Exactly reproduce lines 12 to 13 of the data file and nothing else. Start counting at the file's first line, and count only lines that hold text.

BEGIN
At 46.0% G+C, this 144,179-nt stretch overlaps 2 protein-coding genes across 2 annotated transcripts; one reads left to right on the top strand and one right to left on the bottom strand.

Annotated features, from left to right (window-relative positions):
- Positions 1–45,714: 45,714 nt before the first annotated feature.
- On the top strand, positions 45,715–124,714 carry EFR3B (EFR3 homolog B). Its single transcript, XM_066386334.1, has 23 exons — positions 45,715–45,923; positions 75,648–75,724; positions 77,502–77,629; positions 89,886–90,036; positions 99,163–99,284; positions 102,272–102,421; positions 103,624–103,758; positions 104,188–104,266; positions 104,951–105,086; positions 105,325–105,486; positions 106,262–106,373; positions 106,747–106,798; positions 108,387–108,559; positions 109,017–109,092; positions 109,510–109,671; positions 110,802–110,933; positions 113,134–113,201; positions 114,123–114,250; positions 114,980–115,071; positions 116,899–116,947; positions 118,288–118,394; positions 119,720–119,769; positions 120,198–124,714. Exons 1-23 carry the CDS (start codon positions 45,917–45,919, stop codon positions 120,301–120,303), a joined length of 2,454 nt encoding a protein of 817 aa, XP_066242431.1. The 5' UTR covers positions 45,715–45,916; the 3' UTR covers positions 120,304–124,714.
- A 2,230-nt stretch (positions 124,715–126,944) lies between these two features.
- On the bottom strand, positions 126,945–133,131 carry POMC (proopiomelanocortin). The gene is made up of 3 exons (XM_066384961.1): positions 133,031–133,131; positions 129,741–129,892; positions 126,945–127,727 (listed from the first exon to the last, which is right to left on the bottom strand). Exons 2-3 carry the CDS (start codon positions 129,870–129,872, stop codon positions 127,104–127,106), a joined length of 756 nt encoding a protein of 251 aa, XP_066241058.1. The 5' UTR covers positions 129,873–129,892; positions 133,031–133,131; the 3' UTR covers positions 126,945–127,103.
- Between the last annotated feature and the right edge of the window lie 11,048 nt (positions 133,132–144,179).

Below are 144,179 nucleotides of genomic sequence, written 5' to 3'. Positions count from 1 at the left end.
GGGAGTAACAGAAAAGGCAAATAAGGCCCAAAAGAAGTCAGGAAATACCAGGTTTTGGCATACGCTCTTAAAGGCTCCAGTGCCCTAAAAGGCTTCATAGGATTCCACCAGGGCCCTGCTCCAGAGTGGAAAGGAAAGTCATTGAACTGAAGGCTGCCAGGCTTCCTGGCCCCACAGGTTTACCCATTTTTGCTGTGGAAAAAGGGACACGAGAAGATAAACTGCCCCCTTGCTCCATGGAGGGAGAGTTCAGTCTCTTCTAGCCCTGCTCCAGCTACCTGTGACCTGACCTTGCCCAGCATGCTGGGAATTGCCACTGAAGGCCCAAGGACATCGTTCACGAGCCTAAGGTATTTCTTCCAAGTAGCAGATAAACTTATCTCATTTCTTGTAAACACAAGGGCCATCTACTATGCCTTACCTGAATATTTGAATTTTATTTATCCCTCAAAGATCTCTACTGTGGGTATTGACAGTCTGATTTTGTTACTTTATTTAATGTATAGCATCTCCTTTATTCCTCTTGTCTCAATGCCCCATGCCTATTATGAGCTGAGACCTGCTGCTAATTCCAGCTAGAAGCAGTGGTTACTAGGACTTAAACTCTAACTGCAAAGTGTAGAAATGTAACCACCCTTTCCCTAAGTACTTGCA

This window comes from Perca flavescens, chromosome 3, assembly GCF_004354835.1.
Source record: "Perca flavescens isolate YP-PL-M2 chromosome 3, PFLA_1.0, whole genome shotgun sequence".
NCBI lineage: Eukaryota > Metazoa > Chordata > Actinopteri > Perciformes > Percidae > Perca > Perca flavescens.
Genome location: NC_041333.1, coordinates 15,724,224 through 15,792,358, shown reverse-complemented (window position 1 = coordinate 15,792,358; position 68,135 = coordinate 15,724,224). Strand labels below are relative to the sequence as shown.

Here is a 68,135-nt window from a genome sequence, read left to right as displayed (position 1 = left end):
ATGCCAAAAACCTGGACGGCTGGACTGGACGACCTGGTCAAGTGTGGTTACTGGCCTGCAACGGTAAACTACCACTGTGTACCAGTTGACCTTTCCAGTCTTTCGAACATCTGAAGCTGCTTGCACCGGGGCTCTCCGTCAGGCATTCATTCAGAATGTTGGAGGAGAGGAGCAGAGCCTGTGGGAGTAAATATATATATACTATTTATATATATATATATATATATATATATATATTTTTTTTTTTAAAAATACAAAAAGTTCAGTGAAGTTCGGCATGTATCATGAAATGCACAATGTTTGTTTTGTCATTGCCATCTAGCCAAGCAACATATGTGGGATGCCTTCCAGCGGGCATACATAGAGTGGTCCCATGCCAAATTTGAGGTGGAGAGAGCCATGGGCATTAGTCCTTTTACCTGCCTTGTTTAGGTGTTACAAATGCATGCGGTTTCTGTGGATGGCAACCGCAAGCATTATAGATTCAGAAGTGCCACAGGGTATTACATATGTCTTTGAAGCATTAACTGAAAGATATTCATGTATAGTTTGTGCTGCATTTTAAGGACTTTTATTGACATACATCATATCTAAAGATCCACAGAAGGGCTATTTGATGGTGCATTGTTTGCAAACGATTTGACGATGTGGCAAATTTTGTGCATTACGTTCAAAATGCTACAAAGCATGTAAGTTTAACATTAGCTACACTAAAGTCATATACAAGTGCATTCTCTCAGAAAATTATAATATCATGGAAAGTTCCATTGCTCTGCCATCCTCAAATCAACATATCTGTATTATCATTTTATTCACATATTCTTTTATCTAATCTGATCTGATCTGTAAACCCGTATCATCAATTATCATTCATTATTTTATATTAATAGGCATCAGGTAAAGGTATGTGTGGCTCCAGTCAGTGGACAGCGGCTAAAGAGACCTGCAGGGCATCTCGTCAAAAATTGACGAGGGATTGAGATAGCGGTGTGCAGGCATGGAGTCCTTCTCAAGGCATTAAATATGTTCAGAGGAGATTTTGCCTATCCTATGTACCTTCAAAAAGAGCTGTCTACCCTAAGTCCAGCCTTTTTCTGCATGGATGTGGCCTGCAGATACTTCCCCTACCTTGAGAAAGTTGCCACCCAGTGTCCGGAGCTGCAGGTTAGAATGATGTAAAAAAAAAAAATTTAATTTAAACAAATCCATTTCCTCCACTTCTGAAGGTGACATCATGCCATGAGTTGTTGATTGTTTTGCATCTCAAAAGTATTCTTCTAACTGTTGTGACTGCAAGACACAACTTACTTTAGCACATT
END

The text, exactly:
NCBI lineage: Eukaryota > Metazoa > Chordata > Actinopteri > Perciformes > Percidae > Perca > Perca flavescens.
Genome location: NC_041333.1, coordinates 15,724,224 through 15,792,358, shown reverse-complemented (window position 1 = coordinate 15,792,358; position 68,135 = coordinate 15,724,224). Strand labels below are relative to the sequence as shown.